Capital Commentary is the weekly current-affairs publication of CPJ, written to encourage the pursuit of public justice.

Which Way, Senator Lieberman?

Keith Pavlischek


July 30, 2001

"As long as there is always a secular alternative and as long as no one is required to participate in religious observances, faith-based organizations can provide jobs and job training, counseling and mentoring, food and basic medical care. They can do so with public funds and without having to alter the religious character that is so often the key to their effectiveness. I believe that we should extend this carefully tailored approach to other vital services where faith-based organizations [FBOs] can play a role, such as drug treatment, homelessness, and youth violence prevention."—Vice President Al Gore to the Salvation Army, 1999.

Many were encouraged by the bipartisanship evidenced by Al Gore's embrace of charitable choice. "Gore's stance" remarked Joe Loconte of the Heritage Foundation, "marks a repudiation of the anti-religious bigotry that has dominated liberal forces for at least a generation. This hollow secularism of liberal government has run its course. That is a watershed." The more skeptical, however, thought Gore's move was merely a political ploy to try to steal the political thunder from Governor Bush's embrace of charitable choice and compassionate conservatism. Jean Bethke Elshtain of the University of Chicago Divinity School remarked, "It's hard to imagine the party of Barbra Streisand signing on with [charitable choice]" (American Enterprise Magazine, June 2000).

Which was it: watershed reversal or political ploy? Would the Democratic leadership walk the walk as well as talk the talk? Many Democrats voted to expand charitable choice on various occasions since passage of the 1996 bill. But would they challenge the powerful strict separationist element in the party? Though they supported charitable choice legislation, which explicitly repudiated radical separationism, they never said why the separationists were wrong in principle.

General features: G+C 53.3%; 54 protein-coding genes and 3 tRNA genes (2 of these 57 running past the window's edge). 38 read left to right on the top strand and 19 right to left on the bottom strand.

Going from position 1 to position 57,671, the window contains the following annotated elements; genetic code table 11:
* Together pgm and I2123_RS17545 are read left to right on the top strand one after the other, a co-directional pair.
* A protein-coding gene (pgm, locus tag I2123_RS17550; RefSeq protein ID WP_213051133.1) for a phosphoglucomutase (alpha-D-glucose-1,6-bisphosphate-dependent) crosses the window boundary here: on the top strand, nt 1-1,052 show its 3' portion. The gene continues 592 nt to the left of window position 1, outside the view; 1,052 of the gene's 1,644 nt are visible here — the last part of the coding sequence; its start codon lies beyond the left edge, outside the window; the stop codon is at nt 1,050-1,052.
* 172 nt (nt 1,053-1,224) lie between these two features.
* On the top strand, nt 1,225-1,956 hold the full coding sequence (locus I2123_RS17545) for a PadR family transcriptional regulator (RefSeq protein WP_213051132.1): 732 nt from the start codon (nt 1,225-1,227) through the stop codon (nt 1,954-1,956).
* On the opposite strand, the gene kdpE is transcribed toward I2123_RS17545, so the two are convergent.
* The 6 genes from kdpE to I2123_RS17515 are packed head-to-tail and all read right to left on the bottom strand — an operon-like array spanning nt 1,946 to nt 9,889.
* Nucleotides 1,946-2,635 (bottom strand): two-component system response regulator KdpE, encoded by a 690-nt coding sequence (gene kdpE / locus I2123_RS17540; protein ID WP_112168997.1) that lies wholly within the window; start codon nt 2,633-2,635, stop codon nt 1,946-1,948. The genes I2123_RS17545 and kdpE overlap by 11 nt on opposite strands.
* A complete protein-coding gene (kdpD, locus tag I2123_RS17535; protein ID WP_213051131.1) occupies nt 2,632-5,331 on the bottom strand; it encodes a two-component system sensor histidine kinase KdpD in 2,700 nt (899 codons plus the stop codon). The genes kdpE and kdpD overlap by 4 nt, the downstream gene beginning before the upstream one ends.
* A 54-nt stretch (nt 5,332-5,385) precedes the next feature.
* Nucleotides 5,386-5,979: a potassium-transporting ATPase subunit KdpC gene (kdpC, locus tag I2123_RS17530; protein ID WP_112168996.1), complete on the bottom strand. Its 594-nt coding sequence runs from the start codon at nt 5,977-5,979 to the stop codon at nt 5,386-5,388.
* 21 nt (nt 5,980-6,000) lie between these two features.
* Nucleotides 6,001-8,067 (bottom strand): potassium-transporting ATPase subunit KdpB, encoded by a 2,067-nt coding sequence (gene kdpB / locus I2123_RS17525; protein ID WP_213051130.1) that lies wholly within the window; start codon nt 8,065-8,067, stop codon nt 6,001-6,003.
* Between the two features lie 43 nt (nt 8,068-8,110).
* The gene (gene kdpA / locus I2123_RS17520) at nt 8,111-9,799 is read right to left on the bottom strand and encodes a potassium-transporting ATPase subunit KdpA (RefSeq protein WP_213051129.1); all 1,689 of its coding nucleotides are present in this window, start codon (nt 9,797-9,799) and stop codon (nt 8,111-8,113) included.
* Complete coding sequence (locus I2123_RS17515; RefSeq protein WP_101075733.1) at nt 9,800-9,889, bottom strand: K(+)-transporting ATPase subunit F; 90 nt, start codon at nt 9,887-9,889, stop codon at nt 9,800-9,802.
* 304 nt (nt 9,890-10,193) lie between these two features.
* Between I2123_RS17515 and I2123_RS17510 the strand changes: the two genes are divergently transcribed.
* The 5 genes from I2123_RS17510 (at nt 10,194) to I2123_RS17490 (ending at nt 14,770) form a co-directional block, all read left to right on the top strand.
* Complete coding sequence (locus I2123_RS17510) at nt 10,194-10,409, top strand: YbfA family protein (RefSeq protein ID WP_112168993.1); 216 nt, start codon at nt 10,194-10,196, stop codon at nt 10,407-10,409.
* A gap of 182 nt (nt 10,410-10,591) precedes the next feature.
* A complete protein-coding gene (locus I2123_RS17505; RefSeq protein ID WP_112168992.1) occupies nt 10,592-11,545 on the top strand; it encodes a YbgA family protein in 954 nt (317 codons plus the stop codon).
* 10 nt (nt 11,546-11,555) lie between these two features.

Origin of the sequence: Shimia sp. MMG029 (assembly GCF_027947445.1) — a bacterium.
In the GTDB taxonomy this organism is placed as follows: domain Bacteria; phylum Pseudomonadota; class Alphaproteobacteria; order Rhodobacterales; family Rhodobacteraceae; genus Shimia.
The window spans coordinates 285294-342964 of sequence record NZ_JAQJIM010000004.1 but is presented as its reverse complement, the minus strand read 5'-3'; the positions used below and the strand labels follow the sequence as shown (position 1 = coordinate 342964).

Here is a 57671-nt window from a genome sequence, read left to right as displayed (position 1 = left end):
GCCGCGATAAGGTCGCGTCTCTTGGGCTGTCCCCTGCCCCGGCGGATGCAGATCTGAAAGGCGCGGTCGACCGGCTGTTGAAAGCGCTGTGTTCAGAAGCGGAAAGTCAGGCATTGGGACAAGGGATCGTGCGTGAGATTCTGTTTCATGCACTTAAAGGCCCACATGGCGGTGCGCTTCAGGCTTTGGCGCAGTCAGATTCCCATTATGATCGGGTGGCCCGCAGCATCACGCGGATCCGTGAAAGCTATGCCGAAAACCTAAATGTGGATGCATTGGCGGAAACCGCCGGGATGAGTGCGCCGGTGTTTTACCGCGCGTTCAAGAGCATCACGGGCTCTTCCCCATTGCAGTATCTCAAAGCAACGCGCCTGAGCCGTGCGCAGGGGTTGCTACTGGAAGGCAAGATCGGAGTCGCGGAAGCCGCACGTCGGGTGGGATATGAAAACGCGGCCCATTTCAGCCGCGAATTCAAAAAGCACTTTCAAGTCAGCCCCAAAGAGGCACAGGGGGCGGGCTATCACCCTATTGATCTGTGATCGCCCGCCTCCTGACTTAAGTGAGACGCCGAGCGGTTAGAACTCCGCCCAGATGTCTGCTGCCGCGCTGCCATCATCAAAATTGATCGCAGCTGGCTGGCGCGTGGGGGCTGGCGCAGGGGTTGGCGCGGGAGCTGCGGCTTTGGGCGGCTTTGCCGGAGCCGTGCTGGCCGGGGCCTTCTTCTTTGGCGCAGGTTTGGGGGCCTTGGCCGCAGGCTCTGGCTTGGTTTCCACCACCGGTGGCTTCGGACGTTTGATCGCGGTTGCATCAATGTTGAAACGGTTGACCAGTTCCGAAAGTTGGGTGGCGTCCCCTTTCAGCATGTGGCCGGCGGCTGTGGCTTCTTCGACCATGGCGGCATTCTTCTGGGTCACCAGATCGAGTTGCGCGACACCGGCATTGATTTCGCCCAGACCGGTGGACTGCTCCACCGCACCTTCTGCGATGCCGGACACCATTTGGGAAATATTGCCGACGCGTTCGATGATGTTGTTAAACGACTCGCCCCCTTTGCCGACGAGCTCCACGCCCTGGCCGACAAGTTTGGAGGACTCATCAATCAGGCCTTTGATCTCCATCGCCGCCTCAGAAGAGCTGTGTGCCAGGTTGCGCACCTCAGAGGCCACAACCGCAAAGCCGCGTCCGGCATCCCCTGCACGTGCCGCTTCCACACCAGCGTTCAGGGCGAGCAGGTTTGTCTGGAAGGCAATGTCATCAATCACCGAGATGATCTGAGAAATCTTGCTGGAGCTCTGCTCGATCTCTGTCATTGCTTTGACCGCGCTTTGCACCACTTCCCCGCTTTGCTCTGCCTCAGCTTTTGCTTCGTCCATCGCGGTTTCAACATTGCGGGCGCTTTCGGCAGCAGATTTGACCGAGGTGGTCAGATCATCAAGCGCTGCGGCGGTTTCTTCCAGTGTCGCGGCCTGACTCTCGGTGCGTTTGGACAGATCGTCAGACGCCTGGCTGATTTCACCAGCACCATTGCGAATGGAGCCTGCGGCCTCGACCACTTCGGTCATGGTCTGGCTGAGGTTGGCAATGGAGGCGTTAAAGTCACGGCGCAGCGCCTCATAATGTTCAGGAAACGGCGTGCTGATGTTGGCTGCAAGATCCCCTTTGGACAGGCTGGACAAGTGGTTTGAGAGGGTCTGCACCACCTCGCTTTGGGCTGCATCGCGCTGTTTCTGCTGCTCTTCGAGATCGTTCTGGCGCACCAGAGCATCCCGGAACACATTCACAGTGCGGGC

Now, after the debate in the House of Representatives and the subsequent party line vote over the Faith-Based Initiative (H.R. 7) on July 19, it is increasingly difficult to avoid the cynical interpretation of the Democratic leadership's strategy. Those who opposed H.R. 7 did so precisely because the legislation protected the "religious character" of FBOs (as Gore said it should), particularly in their employment decisions. The legislation now faces similar objections in the Democratically-controlled Senate, and Sen. Joe Lieberman seems to be aligning himself with the separationists.

Despite the fact that earlier charitable choice legislation, signed by President Clinton and endorsed by Gore and Lieberman, included precisely the type of employment protections they now oppose, Lieberman and most Democrats appear to have adopted the view of Americans United for Separation of Church and State, People for the American Way, the ACLU and the gay-rights lobby. The latter groups in particular insist that FBOs, such as the Salvation Army, should not be allowed to refuse to hire practicing homosexuals. Are congressional Democrats repudiating what Gore-Lieberman campaigned for in 2000?

Because protecting the integrity of FBOs has been the centerpiece of all charitable choice legislation from the beginning, it appears that Elshtain and other skeptics may be right that the earlier Democratic embrace of charitable choice was merely a political ploy. Yet perhaps it is not too late for Sen. Lieberman to recover his earlier political courage and lead the Democrats to higher ground. We will soon find out, because he will likely play a major role in drafting Senate legislation to expand charitable choice. If Sen. Lieberman caves in on the issue of protecting the integrity of FBOs, we will have reason to doubt his viability as a responsible leader among Senate Democrats and as a potential presidential candidate. And we will then know that the Democratic Party has become the party of Barry Lynn and the radical separationists.

—Keith Pavlischek, Fellow
   Center for Public Justice


“To respond to the author of this Commentary please email:
Capital Commentary is a weekly current-affairs publication of the Center for Public Justice. Published since 1996, it is written to encourage the pursuit of justice. Commentaries do not necessarily represent an official position of the Center for Public Justice but are intended to help advance discussion. Articles, with attribution, may be republished according to our publishing guidelines.”